System 100 of FIG. 1 in this exemplary embodiment also includes model-configuration database 114. Model-configuration database 114 can be maintained to record a history of hardware configurations of various models of computer equipment that have been tested. This database can be updated by the test server, or by the test software at the EUT, or by other computing resources maintained by either an IHV or SP. The updates can be made either with or without human intervention. The data on model-configuration database 114 can be used to provide information during a test or when reviewing test results so that re-testing of some configuration options of an EUT can be avoided, for example, when similar options have already been tested on the same or a similar model.

It cannot be overemphasized that FIG. 1 presents only an exemplary embodiment of a system 100 of the invention. The “system” of the invention may in some cases run on a single computing platform or a test server and an EUT connected more directly than would be suggested by FIG. 1 with no other servers or databases. Elements pictured in FIG. 1 may be combined in various ways, or separated by multiple networks.

Those of skill in the art will recognize that a wide variety of types of computer program products and computer programs having various computer program instructions can be used to implement all or portions of embodiments of the present invention. Such computer program products or software implement the invention through the use of systems like those illustrated in FIG. 1 and can take the form of computer program instructions, software modules and the like residing on a computer usable or computer readable storage medium. Note that the medium may also be a stream of information being retrieved when a processing platform or execution system downloads computer program instructions through the Internet or any other type of network. Computer program instructions which implement the invention can reside on or in any medium that can contain, store, communicate, propagate or transport a program for use by or in connection with any instruction execution system, apparatus, or device. Such a medium may be, for example, but is not limited to, an electronic, magnetic, optical, electro-magnetic, or semi-conductor system, apparatus, device, or network. Note that the computer usable or computer readable medium could even be paper or another suitable medium upon which the program is printed, as the program can be electronically captured from the paper, compiled, interpreted, or otherwise processed in a suitable manner.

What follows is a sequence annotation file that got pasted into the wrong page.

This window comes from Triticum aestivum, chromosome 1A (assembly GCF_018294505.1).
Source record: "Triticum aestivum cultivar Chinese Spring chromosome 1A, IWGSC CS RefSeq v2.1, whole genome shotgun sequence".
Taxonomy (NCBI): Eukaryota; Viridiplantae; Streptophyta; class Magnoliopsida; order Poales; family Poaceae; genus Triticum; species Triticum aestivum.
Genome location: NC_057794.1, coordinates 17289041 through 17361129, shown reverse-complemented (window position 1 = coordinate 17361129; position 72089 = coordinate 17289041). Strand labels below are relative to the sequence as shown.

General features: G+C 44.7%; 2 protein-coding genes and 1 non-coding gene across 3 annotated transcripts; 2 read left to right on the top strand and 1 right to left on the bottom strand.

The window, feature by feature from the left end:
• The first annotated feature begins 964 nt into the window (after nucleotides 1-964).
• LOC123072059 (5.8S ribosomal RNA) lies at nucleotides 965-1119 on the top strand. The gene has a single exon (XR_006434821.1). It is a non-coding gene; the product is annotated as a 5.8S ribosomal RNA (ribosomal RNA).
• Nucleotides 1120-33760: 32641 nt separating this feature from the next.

Those of skill in the art should also appreciate that any programming language can be used to implement an embodiment of the invention. The invention can be implemented in the context of any operating system, including embedded operating systems. Implementation of the invention is possible in many different contexts because embodiments of the invention are sufficiently disclosed to permit one of ordinary skill on the computing arts to implement an embodiment of the invention most suitable to his or her particular needs. As previously noted, an embodiment of the invention can be used to verify the operation of any kind of processing equipment with both operating systems and applications, as well as other types of software.